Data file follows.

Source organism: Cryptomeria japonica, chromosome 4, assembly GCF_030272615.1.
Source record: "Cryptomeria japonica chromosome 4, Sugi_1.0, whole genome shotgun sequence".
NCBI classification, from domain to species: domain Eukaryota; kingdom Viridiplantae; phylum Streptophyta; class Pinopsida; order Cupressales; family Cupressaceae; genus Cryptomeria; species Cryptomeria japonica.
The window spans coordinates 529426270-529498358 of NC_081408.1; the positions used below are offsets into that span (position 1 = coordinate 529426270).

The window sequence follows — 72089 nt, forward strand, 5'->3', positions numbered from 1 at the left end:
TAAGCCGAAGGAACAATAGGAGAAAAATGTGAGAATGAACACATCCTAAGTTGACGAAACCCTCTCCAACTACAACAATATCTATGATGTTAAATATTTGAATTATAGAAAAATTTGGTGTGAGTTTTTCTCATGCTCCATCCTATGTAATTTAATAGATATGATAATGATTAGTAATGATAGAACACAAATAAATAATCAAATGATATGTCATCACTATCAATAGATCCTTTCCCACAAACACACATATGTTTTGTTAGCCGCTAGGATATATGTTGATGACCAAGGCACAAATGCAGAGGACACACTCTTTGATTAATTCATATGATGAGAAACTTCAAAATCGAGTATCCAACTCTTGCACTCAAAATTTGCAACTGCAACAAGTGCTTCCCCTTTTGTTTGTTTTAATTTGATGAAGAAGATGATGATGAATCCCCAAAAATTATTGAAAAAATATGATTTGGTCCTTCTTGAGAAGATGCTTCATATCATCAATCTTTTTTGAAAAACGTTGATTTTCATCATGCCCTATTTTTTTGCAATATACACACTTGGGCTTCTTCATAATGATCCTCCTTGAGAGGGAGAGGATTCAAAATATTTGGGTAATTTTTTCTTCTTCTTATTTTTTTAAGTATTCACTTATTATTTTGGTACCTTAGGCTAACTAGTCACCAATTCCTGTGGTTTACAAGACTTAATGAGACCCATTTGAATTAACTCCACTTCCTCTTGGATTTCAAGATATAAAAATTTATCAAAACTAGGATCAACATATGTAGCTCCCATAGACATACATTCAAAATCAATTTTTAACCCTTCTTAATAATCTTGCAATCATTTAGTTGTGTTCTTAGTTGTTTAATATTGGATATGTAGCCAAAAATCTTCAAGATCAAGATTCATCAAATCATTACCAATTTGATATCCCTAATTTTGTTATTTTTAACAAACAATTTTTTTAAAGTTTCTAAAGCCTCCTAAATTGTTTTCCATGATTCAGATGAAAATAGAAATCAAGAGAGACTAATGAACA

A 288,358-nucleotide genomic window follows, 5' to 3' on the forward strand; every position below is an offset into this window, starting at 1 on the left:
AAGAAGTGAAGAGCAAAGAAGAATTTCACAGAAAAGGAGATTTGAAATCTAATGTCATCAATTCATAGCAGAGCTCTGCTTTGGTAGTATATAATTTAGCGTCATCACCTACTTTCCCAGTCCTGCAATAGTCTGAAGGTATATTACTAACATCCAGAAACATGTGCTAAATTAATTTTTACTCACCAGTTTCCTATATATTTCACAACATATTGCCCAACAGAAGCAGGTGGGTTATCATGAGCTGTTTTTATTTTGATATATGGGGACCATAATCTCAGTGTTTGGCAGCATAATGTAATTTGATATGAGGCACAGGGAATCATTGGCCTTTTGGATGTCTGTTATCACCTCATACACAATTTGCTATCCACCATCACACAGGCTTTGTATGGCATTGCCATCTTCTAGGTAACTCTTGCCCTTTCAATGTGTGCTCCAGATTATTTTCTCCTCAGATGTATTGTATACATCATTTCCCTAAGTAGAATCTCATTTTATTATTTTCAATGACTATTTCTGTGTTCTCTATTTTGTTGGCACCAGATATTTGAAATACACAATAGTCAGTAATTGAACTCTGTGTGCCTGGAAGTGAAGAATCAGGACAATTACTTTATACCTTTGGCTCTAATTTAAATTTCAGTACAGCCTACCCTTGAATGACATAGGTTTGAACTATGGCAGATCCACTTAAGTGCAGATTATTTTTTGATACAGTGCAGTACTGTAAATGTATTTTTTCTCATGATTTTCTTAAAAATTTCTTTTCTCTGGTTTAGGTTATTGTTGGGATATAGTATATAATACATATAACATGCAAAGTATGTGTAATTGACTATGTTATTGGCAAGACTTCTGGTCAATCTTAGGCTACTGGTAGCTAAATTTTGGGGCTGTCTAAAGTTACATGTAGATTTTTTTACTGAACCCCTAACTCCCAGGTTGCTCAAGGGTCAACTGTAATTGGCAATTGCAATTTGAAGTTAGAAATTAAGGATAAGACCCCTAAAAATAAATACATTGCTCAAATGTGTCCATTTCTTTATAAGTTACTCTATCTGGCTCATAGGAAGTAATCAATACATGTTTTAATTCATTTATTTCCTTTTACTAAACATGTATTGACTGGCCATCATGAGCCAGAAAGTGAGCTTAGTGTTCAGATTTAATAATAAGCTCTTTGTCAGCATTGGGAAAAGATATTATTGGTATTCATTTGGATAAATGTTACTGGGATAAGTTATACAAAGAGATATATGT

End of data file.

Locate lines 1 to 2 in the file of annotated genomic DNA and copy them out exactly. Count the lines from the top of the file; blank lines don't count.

Source organism: Cryptomeria japonica, chromosome 4, assembly GCF_030272615.1.
Source record: "Cryptomeria japonica chromosome 4, Sugi_1.0, whole genome shotgun sequence".